Stories that move them: Changing children’s behaviour toward diverse peers

Shelley McKeown, Amanda Williams, Kristin Pauker

Research output: Contribution to journalArticle (Academic Journal)peer-review

19 Citations (Scopus)
338 Downloads (Pure)


Globally, our social worlds are becoming increasingly racially and ethnically diverse. Despite this, little attention has been given to how children negotiate this diversity. In this study we examine whether a value-in-diversity storybook intervention encourages young children to engage in intergroup contact with racially diverse peers. The lunchroom seating behaviour of 4- to 6-year-olds attending three racially diverse primary schools was recorded at three different points during a one-week period. Seating behaviour was coded based on the race of the children and levels of segregation were calculated (Campbell et al., 1996). Before hearing the story, we observed racial self-segregation; children were more likely to sit with same-race peers. However, immediately following the story, children were no longer significantly racially segregated. This effect was not maintained; up to 48 hours later children again showed evidence of racial self-segregation. Our findings suggest that exposure to racially diverse peers alone is not sufficient for promoting intergroup contact. We argue that it is vital to develop sustainable teacher-led interventions if we are to harness the potential of diverse school settings for bolstering intergroup relations.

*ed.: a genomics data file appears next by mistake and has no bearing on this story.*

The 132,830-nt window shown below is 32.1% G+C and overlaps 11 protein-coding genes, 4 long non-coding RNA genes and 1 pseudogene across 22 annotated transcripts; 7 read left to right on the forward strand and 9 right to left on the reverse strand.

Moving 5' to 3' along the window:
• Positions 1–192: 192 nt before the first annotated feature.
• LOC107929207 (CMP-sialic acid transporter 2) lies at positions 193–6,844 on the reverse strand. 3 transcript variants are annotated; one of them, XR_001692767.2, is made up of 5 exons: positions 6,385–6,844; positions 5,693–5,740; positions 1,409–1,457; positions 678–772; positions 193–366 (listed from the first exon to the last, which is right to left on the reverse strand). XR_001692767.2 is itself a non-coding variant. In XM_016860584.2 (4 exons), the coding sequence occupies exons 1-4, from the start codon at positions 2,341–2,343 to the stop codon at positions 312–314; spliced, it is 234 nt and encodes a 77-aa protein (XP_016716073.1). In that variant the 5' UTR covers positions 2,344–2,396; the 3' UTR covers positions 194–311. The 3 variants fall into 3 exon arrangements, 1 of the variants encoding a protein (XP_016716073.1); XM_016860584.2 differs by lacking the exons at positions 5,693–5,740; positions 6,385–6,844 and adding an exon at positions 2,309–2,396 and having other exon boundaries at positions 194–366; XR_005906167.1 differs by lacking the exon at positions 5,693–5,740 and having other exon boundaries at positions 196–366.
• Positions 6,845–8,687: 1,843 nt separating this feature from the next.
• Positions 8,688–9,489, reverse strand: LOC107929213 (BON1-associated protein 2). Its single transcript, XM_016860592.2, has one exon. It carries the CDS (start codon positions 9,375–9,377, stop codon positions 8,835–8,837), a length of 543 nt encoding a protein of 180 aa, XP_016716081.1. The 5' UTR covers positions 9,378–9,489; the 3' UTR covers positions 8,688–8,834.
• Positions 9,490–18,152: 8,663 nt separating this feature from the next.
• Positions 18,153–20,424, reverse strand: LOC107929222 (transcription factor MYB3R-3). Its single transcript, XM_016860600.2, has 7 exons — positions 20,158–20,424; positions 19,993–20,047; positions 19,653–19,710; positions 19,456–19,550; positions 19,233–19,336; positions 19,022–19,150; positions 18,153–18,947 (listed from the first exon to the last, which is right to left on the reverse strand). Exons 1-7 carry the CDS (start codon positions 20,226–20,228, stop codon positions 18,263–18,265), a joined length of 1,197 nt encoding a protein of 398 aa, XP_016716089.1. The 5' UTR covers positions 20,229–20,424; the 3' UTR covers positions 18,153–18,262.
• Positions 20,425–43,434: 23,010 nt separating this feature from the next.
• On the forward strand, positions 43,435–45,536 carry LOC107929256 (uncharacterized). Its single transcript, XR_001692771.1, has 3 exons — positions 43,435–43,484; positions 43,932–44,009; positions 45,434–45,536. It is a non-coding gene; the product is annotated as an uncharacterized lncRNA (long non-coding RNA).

Original languageEnglish
Pages (from-to)318-387
Number of pages7
JournalJournal of Community and Applied Social Psychology
Issue number5
Early online date16 May 2017
Publication statusPublished - Sep 2017

Structured keywords

  • SoE Centre for Psychological Approaches for Studying Education


  • diversity
  • intergroup contact
  • intergroup behaviour
  • children


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